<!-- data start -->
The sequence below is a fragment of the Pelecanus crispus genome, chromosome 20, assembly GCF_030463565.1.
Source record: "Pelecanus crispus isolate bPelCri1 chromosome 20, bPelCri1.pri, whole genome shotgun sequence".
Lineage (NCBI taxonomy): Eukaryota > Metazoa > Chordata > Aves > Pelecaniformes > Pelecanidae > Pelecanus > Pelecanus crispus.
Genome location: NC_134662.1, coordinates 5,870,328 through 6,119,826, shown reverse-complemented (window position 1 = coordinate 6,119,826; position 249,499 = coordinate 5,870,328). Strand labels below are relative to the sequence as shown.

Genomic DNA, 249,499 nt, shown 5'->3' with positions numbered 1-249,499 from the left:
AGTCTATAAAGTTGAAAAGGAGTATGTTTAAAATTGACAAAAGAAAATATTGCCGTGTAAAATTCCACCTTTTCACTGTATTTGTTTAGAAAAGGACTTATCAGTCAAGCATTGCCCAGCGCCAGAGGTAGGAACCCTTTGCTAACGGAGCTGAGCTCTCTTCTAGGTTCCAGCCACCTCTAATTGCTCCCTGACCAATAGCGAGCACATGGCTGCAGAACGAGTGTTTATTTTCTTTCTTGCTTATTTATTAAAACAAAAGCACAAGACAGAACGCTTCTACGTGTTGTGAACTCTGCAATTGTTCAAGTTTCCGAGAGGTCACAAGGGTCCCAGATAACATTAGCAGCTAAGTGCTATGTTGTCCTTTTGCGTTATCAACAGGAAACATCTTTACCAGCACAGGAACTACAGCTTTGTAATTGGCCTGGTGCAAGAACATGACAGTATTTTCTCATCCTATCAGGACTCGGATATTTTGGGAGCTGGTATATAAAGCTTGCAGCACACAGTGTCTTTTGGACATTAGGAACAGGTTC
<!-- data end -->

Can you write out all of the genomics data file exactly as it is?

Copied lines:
The sequence below is a fragment of the Pelecanus crispus genome, chromosome 20, assembly GCF_030463565.1.
Source record: "Pelecanus crispus isolate bPelCri1 chromosome 20, bPelCri1.pri, whole genome shotgun sequence".
Lineage (NCBI taxonomy): Eukaryota > Metazoa > Chordata > Aves > Pelecaniformes > Pelecanidae > Pelecanus > Pelecanus crispus.
Genome location: NC_134662.1, coordinates 5,870,328 through 6,119,826, shown reverse-complemented (window position 1 = coordinate 6,119,826; position 249,499 = coordinate 5,870,328). Strand labels below are relative to the sequence as shown.

Genomic DNA, 249,499 nt, shown 5'->3' with positions numbered 1-249,499 from the left:
AGTCTATAAAGTTGAAAAGGAGTATGTTTAAAATTGACAAAAGAAAATATTGCCGTGTAAAATTCCACCTTTTCACTGTATTTGTTTAGAAAAGGACTTATCAGTCAAGCATTGCCCAGCGCCAGAGGTAGGAACCCTTTGCTAACGGAGCTGAGCTCTCTTCTAGGTTCCAGCCACCTCTAATTGCTCCCTGACCAATAGCGAGCACATGGCTGCAGAACGAGTGTTTATTTTCTTTCTTGCTTATTTATTAAAACAAAAGCACAAGACAGAACGCTTCTACGTGTTGTGAACTCTGCAATTGTTCAAGTTTCCGAGAGGTCACAAGGGTCCCAGATAACATTAGCAGCTAAGTGCTATGTTGTCCTTTTGCGTTATCAACAGGAAACATCTTTACCAGCACAGGAACTACAGCTTTGTAATTGGCCTGGTGCAAGAACATGACAGTATTTTCTCATCCTATCAGGACTCGGATATTTTGGGAGCTGGTATATAAAGCTTGCAGCACACAGTGTCTTTTGGACATTAGGAACAGGTTC